Art à la carte

Click to follow
The Independent Online

Today I am setting up an emergency clinic to help those of you who have been caught up in the Andy Warhol authentification disaster...

What Andy Warhol authentification disaster?

Ah - our first inquiry already! Jolly good! Well, for those few of my readers who don't have multi-million-dollar art collections, I should explain that Andy Warhol was an American art operator of the 1960s who favoured the factory approach to art. In the old days, an artist had an idea and then he carried it out. But Warhol just liked having the idea and getting other people to carry it out. Or, even better, getting an assembly line to carry it out. That way, you could produce more stuff. Your chaps in the factory would be producing the stuff while you were thinking up more ideas for them to do. Damien Hirst has the same idea. Theoretically you could then go on producing art works after your death!

But the people who now look after Mr Warhol's estate have recently decided that perhaps Andy was a bit too productive in his lifetime and they have therefore withdrawn recognition from many previously recognised Warhol works. Thus it is that many people who thought they had an Andy Warhol now turn out to have an "Andy Warhol".

How will this affect the value of my collection of Miles Kington columns?

I'm sorry?

Well, for many years I have been collecting Miles Kington columns in the fond belief that, as nobody else was doing so, one day they would be valuable - or at least be useful for firelighting. Can you give me a strict ruling on what constitutes a genuine, authentic, collector's edition of a Miles Kington?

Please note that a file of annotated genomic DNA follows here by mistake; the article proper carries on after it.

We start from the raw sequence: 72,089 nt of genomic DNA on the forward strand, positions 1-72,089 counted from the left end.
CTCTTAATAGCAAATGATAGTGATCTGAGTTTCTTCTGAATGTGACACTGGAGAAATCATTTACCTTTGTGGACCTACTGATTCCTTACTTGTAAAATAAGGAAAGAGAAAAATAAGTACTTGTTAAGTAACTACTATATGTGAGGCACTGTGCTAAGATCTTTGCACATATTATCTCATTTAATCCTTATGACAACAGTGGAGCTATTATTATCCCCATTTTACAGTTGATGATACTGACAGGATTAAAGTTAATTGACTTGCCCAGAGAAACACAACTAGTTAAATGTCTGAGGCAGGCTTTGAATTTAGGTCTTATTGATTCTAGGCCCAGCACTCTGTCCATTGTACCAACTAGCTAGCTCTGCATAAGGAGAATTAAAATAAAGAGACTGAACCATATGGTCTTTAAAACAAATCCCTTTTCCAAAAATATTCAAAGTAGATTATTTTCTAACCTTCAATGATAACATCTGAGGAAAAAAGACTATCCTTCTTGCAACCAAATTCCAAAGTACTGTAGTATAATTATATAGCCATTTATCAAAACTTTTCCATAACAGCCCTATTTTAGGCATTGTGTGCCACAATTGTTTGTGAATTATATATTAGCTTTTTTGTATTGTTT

Yes, of course. But first it is necessary to sketch the artistic process which leads to the creation of a "column" such as a Miles Kington.

Briefly, the columnist has a so-called "idea" for a column. He then gives it to the hungry team of Youth Employment Workers doing work experience in his cramped attic, and they flesh it out for him. He then shows it to his wife. His wife reads it without a flicker of a smile on her face. She then turns to him, and she says, "Are you sure that is really the right way to spell 'imbroglio'?"

The columnist then snatches the paper impatiently back from her and transmits the text electronically to the "factory" or "newspaper office". Here, highly artistic and sensitive hands will check references, remove jokes, trim libellous asides and change various spellings (sometimes for the better) and then send it to the "printing works", where several hundred thousand identical copies of the column will be produced and put on sale the next day.

All of these columns are authentic. They are put on sale for a mere 60p. And you get an entire daily newspaper free with it! That's value for money in any language! And what's even better is that most of these are destroyed or thrown away on the day of purchase, so any columns retained will immediately be worth much more than the 60p you originally paid for it...

A reader writes: So you would be prepared to pay a large fortune for the complete collection of your columns I have amassed?

No, I am afraid not. Unfortunately, the people who run the commercial side of my business have recently decided to withdraw recognition from my printed columns, and have declared that the only authentic ones are the hard copy typescripts which I show to my wife before printing.

But there can't be many of those!

On the contrary. I now spend most of my time printing off hundreds of these original typescripts and individualising them by adding handwritten comments (many by my wife), small alterations, doodles in the margin, small drawings etc. There are now masses of these authentic columns available, all different, all collector's items. And all for sale, if you hurry.

Gosh, how wonderful. And what a quick and easy way to get rich! How do I take advantage of this?

Just send a signed, blank cheque to this column. We will do the rest.

Comments